Think of train stations in Japan and the mighty Shinjuku station is sure to come to mind for many people. That is the world’s busiest train station, and Japan monopolises the top 50 list with only five of them not in this country. However, at the other end of the scale are some tiny stations which are usually unstaffed and used by very few commuters.
Line(s): Ōu Line
Average No. of Daily Passengers: 54
On the back of my epic journey to Takayama Inari-Jinja Shrine three years ago, I stopped at Nukazawa Station which is about one hour south of Hirosaki. There really is absolutely nothing anywhere near this station. No sign of any convenience stores, vending machines or even life!! Nothing!
One person got off the train when I did (at 18:27 if you must know!) and that was it. Not a single other person was spotted anywhere near the place until I boarded the next train back at 20:30 which gave me plenty of time to see how many different angles I could basically take the same photo from!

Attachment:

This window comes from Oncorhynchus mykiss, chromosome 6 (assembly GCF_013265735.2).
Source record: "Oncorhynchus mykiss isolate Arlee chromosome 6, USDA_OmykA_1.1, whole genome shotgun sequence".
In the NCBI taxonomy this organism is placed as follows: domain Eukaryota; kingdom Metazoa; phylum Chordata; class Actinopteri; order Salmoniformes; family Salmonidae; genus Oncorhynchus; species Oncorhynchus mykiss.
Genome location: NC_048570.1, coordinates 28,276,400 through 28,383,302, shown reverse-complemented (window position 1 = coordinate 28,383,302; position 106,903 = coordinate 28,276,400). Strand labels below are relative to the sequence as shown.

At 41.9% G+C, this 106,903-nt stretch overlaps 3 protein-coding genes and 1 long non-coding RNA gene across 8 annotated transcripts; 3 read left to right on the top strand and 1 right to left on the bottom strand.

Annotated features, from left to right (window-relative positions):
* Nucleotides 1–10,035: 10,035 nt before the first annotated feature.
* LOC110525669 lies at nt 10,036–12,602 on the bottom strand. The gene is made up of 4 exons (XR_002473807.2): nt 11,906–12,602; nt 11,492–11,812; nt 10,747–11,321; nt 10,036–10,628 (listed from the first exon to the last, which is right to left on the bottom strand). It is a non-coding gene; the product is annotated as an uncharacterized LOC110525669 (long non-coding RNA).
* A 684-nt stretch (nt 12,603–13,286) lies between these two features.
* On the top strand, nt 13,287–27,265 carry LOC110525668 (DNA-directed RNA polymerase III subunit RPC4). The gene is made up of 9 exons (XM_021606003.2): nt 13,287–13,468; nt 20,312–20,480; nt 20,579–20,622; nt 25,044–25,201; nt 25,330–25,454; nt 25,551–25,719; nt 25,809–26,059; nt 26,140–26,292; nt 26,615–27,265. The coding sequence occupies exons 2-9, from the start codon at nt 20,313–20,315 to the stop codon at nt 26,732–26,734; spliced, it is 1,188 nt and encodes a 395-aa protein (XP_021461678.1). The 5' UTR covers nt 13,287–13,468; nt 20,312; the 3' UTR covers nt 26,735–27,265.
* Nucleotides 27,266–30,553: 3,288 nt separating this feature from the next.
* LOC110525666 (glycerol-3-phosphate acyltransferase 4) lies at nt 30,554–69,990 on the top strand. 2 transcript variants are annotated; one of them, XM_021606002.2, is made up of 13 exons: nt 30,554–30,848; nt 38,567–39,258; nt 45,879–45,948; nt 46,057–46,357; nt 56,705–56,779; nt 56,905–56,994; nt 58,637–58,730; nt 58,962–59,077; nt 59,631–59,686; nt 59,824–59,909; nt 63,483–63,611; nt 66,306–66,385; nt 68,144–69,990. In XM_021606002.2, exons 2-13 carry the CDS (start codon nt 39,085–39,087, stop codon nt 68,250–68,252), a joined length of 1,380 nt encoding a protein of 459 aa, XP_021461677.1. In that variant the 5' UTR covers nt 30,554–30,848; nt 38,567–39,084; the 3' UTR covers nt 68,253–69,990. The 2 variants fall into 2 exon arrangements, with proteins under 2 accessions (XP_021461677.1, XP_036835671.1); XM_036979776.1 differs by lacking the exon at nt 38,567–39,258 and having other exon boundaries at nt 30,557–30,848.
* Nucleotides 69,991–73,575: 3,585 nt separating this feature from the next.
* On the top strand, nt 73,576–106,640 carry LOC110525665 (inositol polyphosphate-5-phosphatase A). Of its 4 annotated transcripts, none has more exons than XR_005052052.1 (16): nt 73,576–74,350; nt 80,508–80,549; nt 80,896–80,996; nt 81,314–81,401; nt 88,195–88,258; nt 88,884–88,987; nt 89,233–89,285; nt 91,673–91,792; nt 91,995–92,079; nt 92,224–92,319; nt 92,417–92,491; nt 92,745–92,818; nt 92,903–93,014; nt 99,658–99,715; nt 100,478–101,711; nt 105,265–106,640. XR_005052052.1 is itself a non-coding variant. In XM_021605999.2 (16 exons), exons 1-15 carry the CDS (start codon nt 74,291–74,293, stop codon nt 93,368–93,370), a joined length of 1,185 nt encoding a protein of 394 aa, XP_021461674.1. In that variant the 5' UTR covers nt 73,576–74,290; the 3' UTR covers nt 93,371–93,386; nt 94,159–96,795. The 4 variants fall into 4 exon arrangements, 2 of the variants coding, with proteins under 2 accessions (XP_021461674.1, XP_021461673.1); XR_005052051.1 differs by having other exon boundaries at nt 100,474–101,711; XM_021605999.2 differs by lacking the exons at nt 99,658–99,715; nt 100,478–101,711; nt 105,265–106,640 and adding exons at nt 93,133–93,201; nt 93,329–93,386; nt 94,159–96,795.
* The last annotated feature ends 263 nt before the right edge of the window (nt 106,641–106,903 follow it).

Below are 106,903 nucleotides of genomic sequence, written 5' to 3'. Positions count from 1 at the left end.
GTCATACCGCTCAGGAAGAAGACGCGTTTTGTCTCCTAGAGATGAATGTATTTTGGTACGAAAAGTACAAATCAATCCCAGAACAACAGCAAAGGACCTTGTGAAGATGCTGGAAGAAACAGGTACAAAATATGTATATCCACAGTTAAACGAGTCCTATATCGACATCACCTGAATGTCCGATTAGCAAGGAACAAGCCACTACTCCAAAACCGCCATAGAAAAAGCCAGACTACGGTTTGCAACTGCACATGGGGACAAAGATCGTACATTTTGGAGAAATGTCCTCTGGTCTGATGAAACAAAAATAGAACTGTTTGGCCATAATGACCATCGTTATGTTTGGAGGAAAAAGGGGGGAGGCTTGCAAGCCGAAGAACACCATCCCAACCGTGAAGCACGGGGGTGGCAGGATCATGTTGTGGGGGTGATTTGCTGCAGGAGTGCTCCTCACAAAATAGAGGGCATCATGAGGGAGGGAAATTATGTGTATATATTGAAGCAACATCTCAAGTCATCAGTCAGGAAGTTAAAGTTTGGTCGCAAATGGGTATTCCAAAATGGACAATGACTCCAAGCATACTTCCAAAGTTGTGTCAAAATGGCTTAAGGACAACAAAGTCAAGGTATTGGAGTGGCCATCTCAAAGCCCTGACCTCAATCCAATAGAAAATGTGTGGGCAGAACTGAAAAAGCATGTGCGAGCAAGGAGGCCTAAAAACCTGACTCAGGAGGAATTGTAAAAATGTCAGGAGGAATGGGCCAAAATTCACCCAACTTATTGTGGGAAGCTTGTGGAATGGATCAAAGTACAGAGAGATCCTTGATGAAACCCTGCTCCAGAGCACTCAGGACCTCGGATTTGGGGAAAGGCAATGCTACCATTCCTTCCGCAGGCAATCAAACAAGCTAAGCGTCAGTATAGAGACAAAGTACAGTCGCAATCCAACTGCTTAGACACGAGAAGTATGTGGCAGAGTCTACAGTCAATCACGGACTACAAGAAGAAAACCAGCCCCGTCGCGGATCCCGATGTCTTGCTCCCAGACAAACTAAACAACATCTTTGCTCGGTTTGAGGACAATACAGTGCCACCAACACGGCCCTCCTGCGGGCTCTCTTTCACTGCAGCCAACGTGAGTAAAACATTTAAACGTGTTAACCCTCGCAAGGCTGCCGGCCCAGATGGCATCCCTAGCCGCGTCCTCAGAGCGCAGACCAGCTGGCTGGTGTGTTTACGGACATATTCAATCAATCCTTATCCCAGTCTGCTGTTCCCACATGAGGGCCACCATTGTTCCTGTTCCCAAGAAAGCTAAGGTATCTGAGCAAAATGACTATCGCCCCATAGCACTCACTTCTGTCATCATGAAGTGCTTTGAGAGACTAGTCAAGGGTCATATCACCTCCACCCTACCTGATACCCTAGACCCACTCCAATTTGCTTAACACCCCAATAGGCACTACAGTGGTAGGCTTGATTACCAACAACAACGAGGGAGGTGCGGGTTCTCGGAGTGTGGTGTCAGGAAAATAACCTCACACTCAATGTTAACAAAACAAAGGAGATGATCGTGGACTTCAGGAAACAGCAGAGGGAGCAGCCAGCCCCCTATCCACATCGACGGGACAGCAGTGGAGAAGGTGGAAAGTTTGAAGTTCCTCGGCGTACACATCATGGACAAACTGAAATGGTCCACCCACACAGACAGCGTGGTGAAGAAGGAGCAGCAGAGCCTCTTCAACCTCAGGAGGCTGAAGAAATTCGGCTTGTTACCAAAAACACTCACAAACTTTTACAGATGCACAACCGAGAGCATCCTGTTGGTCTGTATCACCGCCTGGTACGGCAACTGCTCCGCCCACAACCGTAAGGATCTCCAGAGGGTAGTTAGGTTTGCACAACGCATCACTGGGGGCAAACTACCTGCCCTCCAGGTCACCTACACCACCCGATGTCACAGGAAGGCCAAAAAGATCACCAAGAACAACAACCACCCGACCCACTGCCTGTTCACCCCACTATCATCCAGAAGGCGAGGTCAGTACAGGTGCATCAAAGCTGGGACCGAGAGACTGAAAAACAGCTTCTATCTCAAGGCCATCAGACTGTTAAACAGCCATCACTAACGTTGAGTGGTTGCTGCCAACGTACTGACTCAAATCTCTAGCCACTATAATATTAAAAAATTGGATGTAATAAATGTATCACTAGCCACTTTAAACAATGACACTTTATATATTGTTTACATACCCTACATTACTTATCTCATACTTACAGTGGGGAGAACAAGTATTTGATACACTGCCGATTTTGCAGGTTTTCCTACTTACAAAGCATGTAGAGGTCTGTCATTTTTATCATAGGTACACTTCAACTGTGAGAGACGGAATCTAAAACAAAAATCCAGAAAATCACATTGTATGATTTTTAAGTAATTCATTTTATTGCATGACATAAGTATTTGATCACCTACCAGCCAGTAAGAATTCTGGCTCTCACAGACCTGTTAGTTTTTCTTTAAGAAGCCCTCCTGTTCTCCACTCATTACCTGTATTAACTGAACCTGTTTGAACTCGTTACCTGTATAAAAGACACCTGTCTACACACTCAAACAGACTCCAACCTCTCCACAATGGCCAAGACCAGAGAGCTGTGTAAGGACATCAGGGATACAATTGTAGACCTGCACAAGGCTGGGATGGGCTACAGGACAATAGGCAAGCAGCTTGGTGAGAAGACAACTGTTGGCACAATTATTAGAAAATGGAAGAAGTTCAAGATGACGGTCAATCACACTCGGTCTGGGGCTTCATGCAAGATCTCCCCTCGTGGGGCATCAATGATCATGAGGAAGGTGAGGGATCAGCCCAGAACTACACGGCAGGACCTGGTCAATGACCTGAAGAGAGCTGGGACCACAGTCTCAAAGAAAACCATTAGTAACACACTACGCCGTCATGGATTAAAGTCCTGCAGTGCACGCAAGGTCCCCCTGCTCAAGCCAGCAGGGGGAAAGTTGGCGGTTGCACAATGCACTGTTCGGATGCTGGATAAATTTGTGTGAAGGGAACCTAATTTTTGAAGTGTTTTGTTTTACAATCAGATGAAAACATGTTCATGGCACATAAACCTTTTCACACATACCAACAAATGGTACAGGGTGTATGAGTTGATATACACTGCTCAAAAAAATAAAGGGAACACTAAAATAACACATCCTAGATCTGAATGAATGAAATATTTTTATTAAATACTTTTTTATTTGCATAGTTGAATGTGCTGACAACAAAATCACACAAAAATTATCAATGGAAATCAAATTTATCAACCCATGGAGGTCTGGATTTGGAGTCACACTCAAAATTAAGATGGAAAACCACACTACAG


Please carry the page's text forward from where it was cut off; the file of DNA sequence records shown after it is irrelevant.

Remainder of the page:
As you’ll have noticed this station consists of nothing much more than a traditional Japanese drum (there is a footbridge too!) which doubles up as a waiting room. The drum is just under four metres in length and similar in size to the grand drum of the district which is on display at the Museum of Big Drums near JR Takanosu Station which is the next station going south from Nukazawa.
It was just 16 minutes back north to Odate which was to be my base for the night. However, I had to wait a full two hours for that train to come to a station where you only really need one or two minutes to take a picture or two! Was it all worth it though? Absolutely!
Click on the following links for previous ‘Unstaffed Stations of Japan’ posts…